Just as Mayor Nutter quietly left for Paris, he has quietly returned.
With no fanfare or official debriefing about his six-day trip to France, Nutter went back to his mayoral routine Wednesday, taking part in a groundbreaking ceremony.
The mayor, who returned Tuesday evening from his voyage to the City of Light, looked refreshed and not the least bit jet-lagged as he helped break ground for the Blackhawks Athletic Club's field at 11th Street and Cecil B. Moore Avenue in North Philadelphia.
Nutter raised some eyebrows last week when he left for the trade mission to France unannounced. The excursion was meant to attract new business to the city and promote Philadelphia as a cycling mecca and tourist destination. Nutter and his wife, Lisa, also attended the Tour de France, which ended Sunday in Paris.
Other Nutter trade trips have been announced beforehand. Asked why this one wasn't, he called it "a timing issue and nothing else."
When he left last Wednesday, "there were still some details that were being nailed down," he said. "We wanted to put out a full schedule."
His schedule was indeed packed. He met with his Paris counterpart, Anne Hidalgo, to discuss joint agreements on climate protection, student exchanges, and arts and culture, he said.
"Invited her to Philadelphia, and she asked me to invite President Obama to Paris, which I told her I would do," Nutter said. "I'm looking forward to a great partnership with her."
He also spent time with the International Cyclist Union discussing the Philadelphia International Classic bike race as well as "the potential for being the host city for the women's world cup" of bike racing, Nutter said.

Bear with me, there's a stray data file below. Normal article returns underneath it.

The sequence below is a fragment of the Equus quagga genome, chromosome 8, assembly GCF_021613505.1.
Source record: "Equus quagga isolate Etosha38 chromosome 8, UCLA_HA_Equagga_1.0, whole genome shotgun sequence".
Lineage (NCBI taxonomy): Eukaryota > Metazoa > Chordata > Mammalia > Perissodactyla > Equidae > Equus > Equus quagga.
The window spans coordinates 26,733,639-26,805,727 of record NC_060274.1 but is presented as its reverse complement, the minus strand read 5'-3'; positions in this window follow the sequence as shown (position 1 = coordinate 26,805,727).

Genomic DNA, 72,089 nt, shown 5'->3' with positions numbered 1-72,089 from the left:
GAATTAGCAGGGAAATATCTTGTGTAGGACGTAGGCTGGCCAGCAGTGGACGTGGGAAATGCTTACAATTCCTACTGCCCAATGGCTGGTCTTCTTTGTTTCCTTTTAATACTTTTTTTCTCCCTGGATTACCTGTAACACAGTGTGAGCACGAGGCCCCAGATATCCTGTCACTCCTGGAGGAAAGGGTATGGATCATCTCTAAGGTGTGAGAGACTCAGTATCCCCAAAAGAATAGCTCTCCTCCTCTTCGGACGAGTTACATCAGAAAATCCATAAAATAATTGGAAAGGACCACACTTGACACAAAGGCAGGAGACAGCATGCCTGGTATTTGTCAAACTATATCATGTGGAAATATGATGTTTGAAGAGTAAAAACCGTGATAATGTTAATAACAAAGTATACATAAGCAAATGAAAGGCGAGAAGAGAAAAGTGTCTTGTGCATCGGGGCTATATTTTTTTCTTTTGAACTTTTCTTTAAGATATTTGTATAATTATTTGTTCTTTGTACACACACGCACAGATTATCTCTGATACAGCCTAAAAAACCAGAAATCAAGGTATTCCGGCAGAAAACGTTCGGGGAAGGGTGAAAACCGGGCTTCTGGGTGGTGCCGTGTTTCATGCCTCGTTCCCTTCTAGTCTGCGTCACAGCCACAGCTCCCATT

In Lyon, he met with 20 to 25 business leaders looking for U.S. expansion opportunities and tried to woo them to consider Philadelphia. He said he expected about a half-dozen of them to visit here in the next few months.
Asked whether the trip's timing was appropriate given the limbo status of the proposed cigarette tax to aid Philadelphia schools, the sale of Philadelphia Gas Works, and other issues, Nutter responded by pulling out his BlackBerry.
"They have these incredible new devices called a cellphone. They work internationally," he said. "I've stayed in touch with our team on the ground every day that I was away. So, I'm never completely away."
He added, "It was more than the appropriate time right here in the middle of the summer to promote the City of Philadelphia around the world."
City taxpayers paid for his flights. His wife, a cycling enthusiast, had their hotel room paid for by Advanced Sports International.